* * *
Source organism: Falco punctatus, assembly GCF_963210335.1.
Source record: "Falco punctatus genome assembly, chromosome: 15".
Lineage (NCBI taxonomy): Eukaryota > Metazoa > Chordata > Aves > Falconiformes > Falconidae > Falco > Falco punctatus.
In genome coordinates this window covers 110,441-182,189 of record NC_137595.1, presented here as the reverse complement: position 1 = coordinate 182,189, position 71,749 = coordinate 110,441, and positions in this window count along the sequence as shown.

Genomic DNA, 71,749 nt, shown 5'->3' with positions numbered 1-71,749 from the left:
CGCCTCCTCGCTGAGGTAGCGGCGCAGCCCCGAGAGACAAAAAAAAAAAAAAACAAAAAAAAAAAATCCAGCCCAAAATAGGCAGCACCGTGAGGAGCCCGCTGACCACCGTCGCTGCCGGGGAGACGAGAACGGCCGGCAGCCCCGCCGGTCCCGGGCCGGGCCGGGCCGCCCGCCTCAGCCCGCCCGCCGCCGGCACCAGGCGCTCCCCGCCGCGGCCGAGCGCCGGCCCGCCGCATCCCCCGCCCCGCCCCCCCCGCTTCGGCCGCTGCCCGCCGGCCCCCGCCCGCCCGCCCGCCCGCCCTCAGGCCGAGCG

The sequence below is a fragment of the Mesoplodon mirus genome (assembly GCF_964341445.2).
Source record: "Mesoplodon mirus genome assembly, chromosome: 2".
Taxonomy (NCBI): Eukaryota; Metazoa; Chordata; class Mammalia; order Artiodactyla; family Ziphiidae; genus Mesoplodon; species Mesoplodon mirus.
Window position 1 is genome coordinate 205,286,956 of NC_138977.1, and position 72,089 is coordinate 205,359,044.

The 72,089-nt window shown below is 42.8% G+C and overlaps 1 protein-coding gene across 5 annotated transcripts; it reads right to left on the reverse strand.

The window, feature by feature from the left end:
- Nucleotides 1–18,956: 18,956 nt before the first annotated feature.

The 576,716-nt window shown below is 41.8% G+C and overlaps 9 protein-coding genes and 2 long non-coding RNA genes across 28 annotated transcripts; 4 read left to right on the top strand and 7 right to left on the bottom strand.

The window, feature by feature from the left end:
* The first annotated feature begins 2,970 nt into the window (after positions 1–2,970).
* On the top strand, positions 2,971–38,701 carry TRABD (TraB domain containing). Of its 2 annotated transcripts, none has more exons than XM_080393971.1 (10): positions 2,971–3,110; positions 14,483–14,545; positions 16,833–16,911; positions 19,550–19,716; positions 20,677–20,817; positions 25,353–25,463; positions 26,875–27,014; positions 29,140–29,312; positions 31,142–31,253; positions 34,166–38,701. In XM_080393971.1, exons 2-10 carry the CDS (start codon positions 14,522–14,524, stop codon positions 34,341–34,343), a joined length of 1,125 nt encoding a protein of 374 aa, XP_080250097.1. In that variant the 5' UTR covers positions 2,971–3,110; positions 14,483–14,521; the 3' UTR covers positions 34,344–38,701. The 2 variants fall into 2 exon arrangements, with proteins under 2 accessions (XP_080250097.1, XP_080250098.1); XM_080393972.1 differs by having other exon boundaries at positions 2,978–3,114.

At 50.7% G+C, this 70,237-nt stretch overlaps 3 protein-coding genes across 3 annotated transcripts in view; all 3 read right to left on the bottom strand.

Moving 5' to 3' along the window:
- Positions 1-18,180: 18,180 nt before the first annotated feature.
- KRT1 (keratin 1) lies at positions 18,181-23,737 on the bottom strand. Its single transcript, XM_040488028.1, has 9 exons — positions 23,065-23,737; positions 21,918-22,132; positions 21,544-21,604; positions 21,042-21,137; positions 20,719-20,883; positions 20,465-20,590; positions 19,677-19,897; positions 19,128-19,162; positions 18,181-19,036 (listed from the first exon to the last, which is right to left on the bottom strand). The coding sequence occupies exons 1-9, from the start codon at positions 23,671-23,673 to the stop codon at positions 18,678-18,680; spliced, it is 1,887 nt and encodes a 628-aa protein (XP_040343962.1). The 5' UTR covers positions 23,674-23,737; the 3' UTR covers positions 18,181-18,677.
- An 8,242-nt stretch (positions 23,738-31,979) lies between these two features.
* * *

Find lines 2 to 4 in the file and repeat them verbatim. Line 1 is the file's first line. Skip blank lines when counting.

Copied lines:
Source record: "Falco punctatus genome assembly, chromosome: 15".
Lineage (NCBI taxonomy): Eukaryota > Metazoa > Chordata > Aves > Falconiformes > Falconidae > Falco > Falco punctatus.
In genome coordinates this window covers 110,441-182,189 of record NC_137595.1, presented here as the reverse complement: position 1 = coordinate 182,189, position 71,749 = coordinate 110,441, and positions in this window count along the sequence as shown.